New Caledonia bound

New Caledonia bound

We did not have a real chance to get to know Vanuatu, weather was not good and time running out. It seems that mother nature has put time limits on our stays in paradise and with the cyclone season approaching thoughts go from the next sandy beach to the next safe haven. In my case the insurance gods have supreme rule and I must be south of twenty degrees south by November first—that means Brisbane, Australia.

When the weather broke it provided a golden window for power boating, five days of less than 10 knots of wind and following seas so off we went on Saturday, Oct, 16. Clearing customs at the main wharf required a long dinghy ride. At the wharf was a large Holand America cruise ship. The clearance was easy—too easy—the novice agent forgot to collect the Port Captain fees. I debated just leaving but thoughts of problems down the road outweighed my greed and I kinda reminded him and he sent me to pay the fee—he seemed glad I saved his butt.

Rising at dawn, 0500, we weaved our way out of the anchorage and into the Coral Sea. This was a much more placid sea than we experienced upon our arrival. Two other boats were making the same exit. Course set for Lifou a small island in the Loyalty Group and the first landfall in New Calidonia. Mild swells and ten knots of wind followed us the next 28 hours until we dropped anchor for a rest in the well protected bay of Lifou. As we had not cleared customs in NC we could not go ashore although the village looked enticing. A huge cathedral sat on the highest point of the island. Lifou is the largest attol in the south seas and the highest altitude. It looks like a tall Nuie and has the same abundance of caves. This is a place to return to on another voyage. The last leg of the journey winds between the barrier reef and the main island of Grande Terre for about 35 miles and is not a place to play in the dark so we time our departure to make a dawn entrance. Calm seas and cloudy skies made for a comfortable crossing and the winds picked up out of the south just as we entered the reef. The wind picked up fast for the remainder of the well protected route—we had lucked out again!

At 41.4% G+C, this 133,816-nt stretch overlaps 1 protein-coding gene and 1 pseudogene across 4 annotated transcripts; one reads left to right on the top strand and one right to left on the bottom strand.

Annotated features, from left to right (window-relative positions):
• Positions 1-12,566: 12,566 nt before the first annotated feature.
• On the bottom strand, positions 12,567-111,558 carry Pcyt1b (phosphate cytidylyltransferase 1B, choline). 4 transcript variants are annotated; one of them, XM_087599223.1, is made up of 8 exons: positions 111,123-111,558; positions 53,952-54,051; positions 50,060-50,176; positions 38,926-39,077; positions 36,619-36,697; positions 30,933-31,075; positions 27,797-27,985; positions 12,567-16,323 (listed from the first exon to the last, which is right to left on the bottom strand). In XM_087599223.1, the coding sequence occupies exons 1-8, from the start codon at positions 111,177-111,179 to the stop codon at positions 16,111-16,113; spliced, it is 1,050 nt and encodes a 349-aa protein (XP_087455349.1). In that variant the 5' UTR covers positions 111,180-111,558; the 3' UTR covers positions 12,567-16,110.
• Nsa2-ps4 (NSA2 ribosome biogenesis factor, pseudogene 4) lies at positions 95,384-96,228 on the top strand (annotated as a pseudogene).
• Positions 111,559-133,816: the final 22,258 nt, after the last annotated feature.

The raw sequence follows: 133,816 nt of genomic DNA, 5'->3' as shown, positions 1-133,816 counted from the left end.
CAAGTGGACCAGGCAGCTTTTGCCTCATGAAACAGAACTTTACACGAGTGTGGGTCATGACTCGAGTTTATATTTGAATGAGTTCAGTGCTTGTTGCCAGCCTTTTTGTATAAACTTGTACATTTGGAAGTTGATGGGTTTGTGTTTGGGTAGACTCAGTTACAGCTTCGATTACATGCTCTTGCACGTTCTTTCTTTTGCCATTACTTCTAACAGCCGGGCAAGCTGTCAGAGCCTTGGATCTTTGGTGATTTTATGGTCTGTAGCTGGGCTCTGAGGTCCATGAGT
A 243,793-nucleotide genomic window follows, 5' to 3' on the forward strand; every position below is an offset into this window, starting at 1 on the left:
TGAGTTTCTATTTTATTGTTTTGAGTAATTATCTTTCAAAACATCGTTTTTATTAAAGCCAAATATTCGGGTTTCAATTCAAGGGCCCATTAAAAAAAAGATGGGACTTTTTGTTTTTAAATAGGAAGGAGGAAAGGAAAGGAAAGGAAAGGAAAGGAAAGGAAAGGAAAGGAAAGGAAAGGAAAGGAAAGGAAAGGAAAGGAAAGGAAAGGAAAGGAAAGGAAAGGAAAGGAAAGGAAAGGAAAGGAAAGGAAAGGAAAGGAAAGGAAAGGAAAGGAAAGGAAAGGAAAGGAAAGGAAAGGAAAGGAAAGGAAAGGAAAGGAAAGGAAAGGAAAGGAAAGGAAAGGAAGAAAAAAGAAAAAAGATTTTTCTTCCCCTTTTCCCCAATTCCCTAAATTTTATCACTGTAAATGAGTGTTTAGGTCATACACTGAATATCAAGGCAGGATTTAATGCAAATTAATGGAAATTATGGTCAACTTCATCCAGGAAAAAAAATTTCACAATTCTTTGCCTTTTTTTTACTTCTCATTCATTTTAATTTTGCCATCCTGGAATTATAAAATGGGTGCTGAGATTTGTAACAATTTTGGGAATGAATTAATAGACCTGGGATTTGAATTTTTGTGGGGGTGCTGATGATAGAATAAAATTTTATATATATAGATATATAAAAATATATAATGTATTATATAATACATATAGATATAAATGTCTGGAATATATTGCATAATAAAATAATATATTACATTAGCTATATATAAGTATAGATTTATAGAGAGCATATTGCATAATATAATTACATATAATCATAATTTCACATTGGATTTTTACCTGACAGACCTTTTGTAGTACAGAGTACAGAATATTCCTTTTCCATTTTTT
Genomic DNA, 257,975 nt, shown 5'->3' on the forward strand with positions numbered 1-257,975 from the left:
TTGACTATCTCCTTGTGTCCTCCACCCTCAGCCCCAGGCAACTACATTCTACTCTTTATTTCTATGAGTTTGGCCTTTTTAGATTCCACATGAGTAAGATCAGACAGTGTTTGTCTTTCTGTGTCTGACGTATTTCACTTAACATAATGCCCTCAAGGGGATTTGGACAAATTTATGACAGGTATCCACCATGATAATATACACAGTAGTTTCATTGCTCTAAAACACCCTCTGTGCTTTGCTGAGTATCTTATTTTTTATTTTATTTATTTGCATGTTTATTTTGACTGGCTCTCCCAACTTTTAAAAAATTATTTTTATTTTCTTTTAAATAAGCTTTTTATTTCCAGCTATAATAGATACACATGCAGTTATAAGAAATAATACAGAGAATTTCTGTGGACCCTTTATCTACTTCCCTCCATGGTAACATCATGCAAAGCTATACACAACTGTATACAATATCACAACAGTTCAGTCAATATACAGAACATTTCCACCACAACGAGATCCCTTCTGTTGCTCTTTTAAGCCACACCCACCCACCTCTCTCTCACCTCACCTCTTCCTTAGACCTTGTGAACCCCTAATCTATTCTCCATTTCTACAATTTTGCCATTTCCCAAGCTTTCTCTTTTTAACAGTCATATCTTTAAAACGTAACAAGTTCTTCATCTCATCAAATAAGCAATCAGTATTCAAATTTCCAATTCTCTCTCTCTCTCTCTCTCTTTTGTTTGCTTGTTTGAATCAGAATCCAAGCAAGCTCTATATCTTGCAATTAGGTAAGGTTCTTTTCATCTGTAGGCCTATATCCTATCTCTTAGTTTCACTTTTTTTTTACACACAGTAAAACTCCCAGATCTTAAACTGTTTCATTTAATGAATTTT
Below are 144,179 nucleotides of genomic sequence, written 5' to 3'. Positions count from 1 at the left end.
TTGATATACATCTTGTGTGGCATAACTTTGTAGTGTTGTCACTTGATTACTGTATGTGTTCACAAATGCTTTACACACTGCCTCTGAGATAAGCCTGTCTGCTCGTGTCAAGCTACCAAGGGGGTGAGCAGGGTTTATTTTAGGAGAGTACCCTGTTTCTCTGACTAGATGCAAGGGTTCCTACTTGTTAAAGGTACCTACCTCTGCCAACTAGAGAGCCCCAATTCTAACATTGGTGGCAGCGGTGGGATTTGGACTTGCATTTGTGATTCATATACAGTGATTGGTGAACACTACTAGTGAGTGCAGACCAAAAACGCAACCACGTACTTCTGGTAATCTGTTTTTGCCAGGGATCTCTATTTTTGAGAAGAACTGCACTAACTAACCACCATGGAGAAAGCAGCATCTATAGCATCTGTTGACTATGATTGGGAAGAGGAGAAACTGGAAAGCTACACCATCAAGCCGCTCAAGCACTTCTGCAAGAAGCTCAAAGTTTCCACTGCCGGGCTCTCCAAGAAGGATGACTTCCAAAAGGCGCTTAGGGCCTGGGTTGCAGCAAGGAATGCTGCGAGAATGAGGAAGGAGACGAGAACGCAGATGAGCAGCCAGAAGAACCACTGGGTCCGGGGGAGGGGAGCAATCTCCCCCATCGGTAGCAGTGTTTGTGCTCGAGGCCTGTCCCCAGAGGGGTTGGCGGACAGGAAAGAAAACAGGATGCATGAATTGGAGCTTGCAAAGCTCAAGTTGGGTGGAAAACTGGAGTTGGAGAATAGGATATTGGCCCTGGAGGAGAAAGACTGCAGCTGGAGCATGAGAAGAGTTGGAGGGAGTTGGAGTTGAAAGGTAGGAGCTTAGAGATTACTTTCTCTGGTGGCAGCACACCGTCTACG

The inside passage is well travelled and with the low visibility– yikes first fog I had seen in a year—the radar and AIS came in handy. We passed a 500 foot freighter in a tight pass with no worries.

When we approached Noumea we hailed the port on the VHF and were told they had a waiting list so we dropped anchor and- well -waited. Not too long and we were called to come into the port. This is the first real slip I had been into since Mexico and it was too short and tight but we managed easily. Chalk up another first for Jess.

Clearance here is unusual, first a trip to the port office, then wait for the “three ghosts of Christmas” to arrive; quarantine, immigrations and customs. Quarantine was the toughest, she went through the refer and freezer and confiscated a few things. Now I am an honest man but not a fool so when she pointed to the freezer on top of the refer and asked if she could look at the freezer I simply said yes.

The weather was cold by any South Seas standard and sweatshirts and even some in long pants—not me—were drug out of long forgotten lockers. It seems we are in a standard low pressure southerly system for a few days.

We are awaiting the newest crew member, Christina, who will join us for the crossing to Oz and stay with me for some time. She had flown form Brisbane to join Furthur. She is the first crew I have found on which seems to be a great resource for crew. I look forward to meeting her today.

New Caledonia is the last vestige of European imperialism. It has bounced from British to French rule for centuries and has been in French control for some time. The economy is based on huge nickel mines owned by a few French land barrens. The locals, Kanaks, have revolted often since the early 80’s and there has been some violence. Compromises have been reached and the French have taken a more modern approach to subduing freedom loving Kanaks, they throw tons of money at them. Funny how a few schools, sports arenas and new cars can disarm a revolutionary faster than an AK47.

We venture out for dinner and are sharply reminded we are in French rule—expensive! A take out meal for 3 at a mobile vender—la truck—is $46. They use the same frank as French Polynesia and it is about 100 to one to our dollar. We look forward to exploring Noumea, called the Paris of the South Pacific.